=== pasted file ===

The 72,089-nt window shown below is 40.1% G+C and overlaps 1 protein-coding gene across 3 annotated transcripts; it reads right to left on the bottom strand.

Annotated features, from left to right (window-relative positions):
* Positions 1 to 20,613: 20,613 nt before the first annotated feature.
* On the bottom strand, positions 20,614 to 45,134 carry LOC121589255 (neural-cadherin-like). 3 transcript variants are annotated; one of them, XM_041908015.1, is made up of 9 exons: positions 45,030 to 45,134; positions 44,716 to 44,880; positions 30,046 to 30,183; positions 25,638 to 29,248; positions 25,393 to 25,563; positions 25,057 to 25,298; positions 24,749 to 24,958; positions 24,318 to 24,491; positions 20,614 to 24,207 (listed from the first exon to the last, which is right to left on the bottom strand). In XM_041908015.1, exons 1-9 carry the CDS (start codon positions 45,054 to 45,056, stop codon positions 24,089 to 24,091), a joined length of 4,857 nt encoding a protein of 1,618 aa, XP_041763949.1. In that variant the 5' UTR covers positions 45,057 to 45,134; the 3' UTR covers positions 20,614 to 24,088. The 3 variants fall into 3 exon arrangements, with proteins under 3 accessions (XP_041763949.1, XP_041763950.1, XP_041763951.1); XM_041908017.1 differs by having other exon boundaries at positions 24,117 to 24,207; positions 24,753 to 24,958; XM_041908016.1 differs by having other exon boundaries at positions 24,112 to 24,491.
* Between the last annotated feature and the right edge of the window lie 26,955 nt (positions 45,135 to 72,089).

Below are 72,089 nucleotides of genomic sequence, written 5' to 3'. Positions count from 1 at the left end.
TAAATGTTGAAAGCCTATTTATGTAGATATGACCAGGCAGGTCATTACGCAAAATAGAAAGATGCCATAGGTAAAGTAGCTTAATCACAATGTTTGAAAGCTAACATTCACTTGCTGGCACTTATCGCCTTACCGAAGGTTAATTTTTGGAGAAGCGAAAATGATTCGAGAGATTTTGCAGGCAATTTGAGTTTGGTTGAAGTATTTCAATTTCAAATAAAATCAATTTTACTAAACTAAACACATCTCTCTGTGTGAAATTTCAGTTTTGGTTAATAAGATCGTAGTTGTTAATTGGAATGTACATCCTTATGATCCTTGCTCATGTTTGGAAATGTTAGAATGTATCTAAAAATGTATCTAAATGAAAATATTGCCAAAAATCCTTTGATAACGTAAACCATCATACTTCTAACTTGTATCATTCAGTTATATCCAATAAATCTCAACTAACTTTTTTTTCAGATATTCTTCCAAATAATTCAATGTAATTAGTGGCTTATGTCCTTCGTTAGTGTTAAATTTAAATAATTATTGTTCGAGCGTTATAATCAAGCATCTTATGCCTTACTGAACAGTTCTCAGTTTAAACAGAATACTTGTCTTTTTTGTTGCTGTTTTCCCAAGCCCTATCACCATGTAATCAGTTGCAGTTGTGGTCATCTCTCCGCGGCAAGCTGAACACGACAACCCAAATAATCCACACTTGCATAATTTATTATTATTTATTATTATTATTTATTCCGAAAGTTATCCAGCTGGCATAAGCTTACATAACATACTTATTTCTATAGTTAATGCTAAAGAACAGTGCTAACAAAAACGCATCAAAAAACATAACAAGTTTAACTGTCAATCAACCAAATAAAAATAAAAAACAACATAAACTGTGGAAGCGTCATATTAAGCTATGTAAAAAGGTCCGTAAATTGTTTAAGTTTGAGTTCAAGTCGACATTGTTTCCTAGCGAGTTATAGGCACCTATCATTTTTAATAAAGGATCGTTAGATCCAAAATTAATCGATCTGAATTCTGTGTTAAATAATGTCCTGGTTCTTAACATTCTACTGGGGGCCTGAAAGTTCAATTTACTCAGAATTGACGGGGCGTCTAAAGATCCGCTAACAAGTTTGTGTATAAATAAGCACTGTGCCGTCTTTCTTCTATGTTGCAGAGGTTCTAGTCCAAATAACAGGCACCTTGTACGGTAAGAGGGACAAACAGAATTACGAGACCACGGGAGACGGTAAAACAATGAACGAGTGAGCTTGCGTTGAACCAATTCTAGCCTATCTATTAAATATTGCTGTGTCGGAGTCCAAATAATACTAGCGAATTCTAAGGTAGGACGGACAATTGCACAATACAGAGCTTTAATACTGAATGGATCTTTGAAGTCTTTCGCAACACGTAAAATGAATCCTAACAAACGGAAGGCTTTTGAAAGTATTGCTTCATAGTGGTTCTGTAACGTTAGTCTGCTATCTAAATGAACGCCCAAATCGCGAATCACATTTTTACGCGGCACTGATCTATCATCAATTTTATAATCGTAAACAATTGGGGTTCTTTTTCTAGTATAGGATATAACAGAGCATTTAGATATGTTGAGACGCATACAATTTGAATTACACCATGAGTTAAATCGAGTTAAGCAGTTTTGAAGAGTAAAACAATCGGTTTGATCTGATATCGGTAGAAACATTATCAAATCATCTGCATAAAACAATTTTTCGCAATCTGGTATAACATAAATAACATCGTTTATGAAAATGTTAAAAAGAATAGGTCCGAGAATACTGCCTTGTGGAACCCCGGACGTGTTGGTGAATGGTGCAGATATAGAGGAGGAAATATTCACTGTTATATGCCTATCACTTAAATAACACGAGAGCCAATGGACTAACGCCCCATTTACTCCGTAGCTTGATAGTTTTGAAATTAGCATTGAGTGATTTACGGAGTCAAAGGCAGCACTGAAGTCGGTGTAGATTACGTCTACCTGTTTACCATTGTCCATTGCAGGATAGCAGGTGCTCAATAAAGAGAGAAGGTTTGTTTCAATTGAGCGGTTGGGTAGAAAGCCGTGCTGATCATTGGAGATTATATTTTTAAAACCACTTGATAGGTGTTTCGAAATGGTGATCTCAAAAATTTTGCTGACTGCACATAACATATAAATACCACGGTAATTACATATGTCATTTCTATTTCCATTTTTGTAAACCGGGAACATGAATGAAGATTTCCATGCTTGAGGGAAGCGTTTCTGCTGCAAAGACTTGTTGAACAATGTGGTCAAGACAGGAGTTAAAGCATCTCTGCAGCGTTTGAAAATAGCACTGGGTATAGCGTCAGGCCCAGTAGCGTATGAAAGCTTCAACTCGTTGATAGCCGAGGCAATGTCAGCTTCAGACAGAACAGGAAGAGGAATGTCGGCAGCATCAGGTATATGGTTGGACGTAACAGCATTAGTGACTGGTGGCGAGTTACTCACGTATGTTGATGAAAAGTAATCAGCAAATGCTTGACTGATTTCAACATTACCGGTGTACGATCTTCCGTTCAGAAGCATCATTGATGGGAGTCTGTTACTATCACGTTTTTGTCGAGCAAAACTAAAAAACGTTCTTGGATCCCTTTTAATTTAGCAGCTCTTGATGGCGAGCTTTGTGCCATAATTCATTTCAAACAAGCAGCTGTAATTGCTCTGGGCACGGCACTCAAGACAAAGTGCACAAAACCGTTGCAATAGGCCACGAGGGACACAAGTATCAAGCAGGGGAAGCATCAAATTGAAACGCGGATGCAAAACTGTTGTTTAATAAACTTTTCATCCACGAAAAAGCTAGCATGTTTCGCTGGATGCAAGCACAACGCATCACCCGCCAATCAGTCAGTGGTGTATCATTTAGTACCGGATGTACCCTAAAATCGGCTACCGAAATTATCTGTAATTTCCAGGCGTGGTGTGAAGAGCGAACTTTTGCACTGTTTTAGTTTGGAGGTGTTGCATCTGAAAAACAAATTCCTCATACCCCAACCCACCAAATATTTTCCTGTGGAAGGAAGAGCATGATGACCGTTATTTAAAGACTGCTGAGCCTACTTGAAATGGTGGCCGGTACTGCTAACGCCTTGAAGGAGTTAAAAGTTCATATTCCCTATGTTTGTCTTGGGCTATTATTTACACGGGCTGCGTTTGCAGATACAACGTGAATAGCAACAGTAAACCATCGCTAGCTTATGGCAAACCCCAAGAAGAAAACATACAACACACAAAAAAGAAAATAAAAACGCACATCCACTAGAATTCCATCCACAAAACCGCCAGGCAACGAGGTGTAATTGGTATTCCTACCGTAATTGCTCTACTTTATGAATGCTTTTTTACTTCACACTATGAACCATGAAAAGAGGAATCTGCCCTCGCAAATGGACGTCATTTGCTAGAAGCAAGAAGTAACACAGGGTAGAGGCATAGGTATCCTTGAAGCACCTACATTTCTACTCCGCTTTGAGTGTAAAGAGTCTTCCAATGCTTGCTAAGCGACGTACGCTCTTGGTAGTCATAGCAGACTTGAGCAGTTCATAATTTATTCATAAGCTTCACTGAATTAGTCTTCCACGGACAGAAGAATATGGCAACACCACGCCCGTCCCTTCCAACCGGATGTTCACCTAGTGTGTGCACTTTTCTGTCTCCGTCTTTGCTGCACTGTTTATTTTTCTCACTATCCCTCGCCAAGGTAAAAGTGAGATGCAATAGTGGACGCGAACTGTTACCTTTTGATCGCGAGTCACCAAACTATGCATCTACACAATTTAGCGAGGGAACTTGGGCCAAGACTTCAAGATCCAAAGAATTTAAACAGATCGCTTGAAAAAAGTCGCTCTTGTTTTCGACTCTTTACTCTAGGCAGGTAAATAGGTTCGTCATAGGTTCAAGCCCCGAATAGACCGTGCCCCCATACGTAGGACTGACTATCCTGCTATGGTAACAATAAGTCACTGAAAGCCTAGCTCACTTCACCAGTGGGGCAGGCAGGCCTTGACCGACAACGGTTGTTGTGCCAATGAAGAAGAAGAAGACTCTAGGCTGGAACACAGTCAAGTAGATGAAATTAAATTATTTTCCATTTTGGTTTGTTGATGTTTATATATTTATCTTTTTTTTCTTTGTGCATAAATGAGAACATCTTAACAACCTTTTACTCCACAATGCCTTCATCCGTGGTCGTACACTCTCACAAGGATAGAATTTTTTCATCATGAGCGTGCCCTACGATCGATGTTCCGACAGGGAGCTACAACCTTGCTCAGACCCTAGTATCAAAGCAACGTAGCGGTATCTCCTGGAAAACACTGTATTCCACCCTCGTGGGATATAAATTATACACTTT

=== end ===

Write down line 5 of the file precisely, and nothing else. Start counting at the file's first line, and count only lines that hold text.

* Between the last annotated feature and the right edge of the window lie 26,955 nt (positions 45,135 to 72,089).